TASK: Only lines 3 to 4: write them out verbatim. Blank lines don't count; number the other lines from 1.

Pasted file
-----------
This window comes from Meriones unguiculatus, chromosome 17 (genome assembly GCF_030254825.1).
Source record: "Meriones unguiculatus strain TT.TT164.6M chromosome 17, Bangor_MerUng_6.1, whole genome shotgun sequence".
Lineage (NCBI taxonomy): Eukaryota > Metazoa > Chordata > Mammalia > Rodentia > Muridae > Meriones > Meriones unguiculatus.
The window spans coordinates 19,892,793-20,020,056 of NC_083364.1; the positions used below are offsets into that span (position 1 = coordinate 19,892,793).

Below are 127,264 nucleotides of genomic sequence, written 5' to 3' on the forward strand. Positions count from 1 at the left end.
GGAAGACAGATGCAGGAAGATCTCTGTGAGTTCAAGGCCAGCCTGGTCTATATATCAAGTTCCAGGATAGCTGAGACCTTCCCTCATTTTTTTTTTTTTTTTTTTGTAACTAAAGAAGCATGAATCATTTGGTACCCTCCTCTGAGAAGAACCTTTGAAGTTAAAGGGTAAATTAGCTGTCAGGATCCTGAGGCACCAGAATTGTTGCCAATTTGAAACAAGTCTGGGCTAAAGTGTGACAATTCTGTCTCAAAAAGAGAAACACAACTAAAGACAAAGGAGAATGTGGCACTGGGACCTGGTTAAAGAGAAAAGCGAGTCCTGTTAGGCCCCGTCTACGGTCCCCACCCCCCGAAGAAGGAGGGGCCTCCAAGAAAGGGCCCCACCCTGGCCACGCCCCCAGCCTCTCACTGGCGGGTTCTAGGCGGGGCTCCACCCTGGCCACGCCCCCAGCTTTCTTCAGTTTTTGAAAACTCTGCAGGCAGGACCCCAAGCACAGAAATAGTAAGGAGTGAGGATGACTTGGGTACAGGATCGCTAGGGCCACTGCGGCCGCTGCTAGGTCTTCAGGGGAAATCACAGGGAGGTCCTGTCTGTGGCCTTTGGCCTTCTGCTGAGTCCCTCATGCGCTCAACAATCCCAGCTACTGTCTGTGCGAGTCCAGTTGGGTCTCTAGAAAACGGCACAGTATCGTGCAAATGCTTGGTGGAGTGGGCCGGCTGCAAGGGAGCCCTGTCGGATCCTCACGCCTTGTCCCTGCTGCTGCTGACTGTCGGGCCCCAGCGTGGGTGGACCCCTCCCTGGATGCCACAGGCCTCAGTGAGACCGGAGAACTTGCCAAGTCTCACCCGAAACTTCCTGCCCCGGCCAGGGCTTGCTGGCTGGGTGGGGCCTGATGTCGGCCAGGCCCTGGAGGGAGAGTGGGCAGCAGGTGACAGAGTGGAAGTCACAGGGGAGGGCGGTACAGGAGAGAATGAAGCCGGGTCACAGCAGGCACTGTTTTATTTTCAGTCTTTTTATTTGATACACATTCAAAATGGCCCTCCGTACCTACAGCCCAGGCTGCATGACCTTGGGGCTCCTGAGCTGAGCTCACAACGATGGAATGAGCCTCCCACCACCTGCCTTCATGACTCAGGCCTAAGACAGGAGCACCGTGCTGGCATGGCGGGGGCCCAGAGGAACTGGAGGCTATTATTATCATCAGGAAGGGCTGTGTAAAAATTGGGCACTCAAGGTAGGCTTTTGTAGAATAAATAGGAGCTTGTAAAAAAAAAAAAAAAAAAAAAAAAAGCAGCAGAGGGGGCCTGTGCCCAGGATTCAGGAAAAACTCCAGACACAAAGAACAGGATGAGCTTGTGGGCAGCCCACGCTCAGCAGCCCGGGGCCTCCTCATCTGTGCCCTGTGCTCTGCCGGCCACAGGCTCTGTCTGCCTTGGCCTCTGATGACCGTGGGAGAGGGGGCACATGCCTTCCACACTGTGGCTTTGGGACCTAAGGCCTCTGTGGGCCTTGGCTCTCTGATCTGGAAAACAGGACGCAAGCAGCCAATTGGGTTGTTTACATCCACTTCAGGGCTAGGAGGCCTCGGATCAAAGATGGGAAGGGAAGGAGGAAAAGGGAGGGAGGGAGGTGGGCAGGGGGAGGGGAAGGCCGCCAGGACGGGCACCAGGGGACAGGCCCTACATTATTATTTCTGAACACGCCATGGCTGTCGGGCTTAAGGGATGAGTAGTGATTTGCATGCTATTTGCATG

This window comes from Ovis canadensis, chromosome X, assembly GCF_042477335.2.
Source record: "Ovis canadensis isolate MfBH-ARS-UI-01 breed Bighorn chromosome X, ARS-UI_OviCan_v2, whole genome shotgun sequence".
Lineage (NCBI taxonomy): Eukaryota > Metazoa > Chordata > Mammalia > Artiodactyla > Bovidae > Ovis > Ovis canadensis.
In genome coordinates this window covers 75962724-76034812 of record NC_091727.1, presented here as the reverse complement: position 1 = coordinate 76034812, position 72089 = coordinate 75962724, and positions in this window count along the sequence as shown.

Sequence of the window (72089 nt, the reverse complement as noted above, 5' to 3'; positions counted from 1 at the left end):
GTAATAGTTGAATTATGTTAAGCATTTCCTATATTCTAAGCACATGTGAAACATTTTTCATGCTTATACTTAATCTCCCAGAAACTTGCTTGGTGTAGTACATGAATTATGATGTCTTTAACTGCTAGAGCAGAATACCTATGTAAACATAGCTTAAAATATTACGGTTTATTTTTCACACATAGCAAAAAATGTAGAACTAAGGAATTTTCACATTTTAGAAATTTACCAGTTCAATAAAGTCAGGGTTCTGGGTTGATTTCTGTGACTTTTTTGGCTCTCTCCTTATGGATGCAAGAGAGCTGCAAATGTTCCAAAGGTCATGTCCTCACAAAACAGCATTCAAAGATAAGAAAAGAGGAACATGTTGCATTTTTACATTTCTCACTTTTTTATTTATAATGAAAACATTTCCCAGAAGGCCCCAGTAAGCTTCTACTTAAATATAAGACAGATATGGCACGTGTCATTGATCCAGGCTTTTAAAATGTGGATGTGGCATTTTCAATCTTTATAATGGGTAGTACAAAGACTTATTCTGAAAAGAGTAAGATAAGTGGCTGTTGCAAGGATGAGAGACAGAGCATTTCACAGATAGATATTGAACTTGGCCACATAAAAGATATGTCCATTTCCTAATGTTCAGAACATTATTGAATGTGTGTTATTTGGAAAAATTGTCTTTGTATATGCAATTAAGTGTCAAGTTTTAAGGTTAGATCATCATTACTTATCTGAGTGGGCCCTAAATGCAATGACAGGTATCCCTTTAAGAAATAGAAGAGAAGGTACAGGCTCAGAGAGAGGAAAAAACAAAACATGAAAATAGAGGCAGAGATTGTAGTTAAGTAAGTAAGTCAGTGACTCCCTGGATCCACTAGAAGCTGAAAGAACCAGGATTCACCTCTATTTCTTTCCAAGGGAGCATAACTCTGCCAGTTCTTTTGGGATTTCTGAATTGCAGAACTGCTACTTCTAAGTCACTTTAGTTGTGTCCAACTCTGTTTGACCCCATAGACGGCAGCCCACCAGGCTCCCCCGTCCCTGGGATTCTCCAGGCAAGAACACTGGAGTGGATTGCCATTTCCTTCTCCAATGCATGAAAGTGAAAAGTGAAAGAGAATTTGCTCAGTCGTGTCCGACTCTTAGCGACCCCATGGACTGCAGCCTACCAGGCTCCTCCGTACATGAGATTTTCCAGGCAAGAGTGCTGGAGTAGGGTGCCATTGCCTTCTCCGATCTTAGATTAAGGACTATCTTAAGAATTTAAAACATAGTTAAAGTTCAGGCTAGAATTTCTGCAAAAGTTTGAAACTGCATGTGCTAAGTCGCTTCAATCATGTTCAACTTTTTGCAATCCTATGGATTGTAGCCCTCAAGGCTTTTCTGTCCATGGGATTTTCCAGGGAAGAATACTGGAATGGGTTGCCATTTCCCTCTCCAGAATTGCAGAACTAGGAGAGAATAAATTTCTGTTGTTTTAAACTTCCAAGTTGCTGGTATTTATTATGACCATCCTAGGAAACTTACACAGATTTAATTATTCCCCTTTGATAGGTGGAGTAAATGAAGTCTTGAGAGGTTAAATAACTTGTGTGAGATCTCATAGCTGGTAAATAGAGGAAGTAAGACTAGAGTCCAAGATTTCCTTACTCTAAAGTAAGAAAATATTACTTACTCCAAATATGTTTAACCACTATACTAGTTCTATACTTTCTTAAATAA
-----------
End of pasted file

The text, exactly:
Lineage (NCBI taxonomy): Eukaryota > Metazoa > Chordata > Mammalia > Rodentia > Muridae > Meriones > Meriones unguiculatus.
The window spans coordinates 19,892,793-20,020,056 of NC_083364.1; the positions used below are offsets into that span (position 1 = coordinate 19,892,793).